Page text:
With reference to the lubricant supply arrangement, the angular position of pump 26 with respect to casing portion 22 is not critical, but in order to adequately scavenge lubricant from bearings l5, IS the. pump must be located in the lowest possible position. No particular problem is encountered with respect to lubrication and scavenging of bearing I6 mounted in housing 22a and in appropriate communication (not shown) with pump 26 for lubrication and scavenging purposes, when it is desired to connect the turbosupercharger with a different powerplant since, as already indicated, casing portion 22 and nozzlebox 18 may be positioned relative to one another. A very diflicult problem is encountered, however, with respect to scavenging lubricant from the. lowest point adjacent bearing I5. To overcome this problem, I provide a plurality of passages 29 in casing member 2|. As illustrated in Fig. 4, eight equally spaced passages are provided, but it will be obvious that a greater or smaller number of passages may be employed in accordance with the degree of adjustment desired. Passages 23 connect the exterior of the casing to the interior portion in which bearing I is located. The. interior end portion of each of these passages is provided with a threaded portion for receiving a nozzle 33 which directs lubricant to hearing l5. At each of the exterior end portions, a boss 3| is provided to facilitate connection to an external conduit portion 32. At least two passages 33, 34 are provided in casing portion 22 having exterior end portions provided with similar bosses 35. The exterior end portions of passages 33, 34 are spaced with approximately the same angular spacing as that of passages 29 to facilitate connection to external conduits 32 andtominimize the length thereof. However, the angular spacing of passages 33, 34 may differ from that of passages 29,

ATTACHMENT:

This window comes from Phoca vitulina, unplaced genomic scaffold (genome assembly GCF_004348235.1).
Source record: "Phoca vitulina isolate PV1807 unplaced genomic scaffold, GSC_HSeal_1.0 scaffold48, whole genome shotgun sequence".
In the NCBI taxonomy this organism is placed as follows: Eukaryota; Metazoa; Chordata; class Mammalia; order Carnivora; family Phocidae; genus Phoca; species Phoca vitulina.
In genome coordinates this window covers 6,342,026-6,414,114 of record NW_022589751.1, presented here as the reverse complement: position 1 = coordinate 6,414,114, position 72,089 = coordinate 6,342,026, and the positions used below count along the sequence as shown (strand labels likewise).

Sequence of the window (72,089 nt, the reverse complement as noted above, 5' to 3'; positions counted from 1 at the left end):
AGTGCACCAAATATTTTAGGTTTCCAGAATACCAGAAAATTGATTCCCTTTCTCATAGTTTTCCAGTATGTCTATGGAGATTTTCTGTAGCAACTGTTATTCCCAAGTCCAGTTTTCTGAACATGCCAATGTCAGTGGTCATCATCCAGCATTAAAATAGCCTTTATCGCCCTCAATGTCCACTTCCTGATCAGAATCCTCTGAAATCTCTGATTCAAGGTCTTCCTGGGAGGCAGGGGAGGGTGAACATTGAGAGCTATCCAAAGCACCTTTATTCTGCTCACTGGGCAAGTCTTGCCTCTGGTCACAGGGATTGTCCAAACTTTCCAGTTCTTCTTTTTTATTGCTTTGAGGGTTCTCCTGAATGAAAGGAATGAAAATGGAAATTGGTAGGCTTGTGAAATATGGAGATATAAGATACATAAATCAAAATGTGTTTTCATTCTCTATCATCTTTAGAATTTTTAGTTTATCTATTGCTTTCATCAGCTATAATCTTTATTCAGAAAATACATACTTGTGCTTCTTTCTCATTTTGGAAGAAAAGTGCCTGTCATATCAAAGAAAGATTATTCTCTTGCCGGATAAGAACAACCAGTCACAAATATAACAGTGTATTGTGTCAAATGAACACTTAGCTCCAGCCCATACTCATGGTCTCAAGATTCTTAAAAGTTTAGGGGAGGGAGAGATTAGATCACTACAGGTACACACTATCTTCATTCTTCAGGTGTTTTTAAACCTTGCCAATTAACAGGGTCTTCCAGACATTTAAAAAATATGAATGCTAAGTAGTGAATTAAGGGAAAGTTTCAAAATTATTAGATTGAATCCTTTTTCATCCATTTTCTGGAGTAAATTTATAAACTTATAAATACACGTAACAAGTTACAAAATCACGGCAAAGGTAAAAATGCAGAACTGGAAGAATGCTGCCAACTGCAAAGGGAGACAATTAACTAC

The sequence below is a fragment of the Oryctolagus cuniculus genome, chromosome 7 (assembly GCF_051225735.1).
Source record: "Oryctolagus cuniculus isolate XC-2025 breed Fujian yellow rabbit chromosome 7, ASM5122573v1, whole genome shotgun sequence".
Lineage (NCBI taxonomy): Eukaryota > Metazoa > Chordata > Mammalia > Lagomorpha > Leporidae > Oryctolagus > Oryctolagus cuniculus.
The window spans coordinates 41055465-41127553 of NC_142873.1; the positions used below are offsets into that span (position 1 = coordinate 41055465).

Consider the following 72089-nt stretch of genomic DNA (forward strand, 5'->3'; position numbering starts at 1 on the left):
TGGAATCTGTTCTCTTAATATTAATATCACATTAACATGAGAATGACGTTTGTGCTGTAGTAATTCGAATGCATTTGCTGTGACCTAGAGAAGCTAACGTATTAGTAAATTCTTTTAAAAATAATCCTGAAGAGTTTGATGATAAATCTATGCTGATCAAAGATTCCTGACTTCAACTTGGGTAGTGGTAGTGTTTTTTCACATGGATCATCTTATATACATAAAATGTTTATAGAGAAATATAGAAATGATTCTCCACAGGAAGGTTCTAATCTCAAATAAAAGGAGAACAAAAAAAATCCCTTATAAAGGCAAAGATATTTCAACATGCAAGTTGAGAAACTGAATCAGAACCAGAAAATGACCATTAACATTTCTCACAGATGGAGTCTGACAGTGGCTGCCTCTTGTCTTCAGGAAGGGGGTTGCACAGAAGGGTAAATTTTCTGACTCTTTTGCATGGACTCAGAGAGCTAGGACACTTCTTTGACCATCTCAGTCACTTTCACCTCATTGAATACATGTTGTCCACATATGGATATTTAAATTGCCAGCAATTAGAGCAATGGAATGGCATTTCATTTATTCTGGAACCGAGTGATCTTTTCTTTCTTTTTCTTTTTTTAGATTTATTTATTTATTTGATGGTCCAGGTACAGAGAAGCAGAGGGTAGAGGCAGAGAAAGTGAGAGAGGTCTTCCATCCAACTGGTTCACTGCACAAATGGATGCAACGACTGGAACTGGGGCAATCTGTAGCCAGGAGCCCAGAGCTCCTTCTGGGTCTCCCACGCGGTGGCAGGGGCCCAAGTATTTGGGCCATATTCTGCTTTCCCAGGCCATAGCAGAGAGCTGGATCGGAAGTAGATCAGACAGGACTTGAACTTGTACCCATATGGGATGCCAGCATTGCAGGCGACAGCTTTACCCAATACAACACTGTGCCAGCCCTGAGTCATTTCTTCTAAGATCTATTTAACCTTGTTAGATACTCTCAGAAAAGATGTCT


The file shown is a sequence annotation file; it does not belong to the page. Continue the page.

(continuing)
if desired. In such case, external conduits 32 merely have diiferent lengths.
My improved supercharger arrangement is assembled in the following manner: Nozzlebox I8 is secured to casing portion 22 by threaded fastenings |9 with inlet 24 in the desired relation to pump 26. One of the passages 33, 34, forexample, passage 33, is connected to the supply element of pump'ZB. Casing portions 2|, 22 are secured together by threaded fastenings 25 with discharge opening 23 in the desired location relative to inlet 24 and pump 26. External conduit 32 is secured to bosses 3|, 35 to connect passage. 33' with one of the passages 29. Nozzle 30 for directing lubricant to bearing i5 is connected to the interior end portion of this particular passage 29. Since a plurality of passages 23 are provided, it is possible by selection to obtain at least one of these passages which has its interior end portion located at or substantially at the lowest point in the vicinity of bearing l5. This latter passage 29 is connected to passage 34 by another external conduit 32 as shown in Fig. 2, in the manner previously described for the supply conduit. The remaining unused passages 29 are blocked off by suitable plates (not shown) secured to bosses 3|. When a difierent relationship of openings 23 and 24 relative to pump 26 is desired, adequate lubrication and scavenging of bearing I5 is assured merely by selecting a different pair of passages 29, one of which communicates with the lowest point in the vicinity of bearing l5 for scavenging.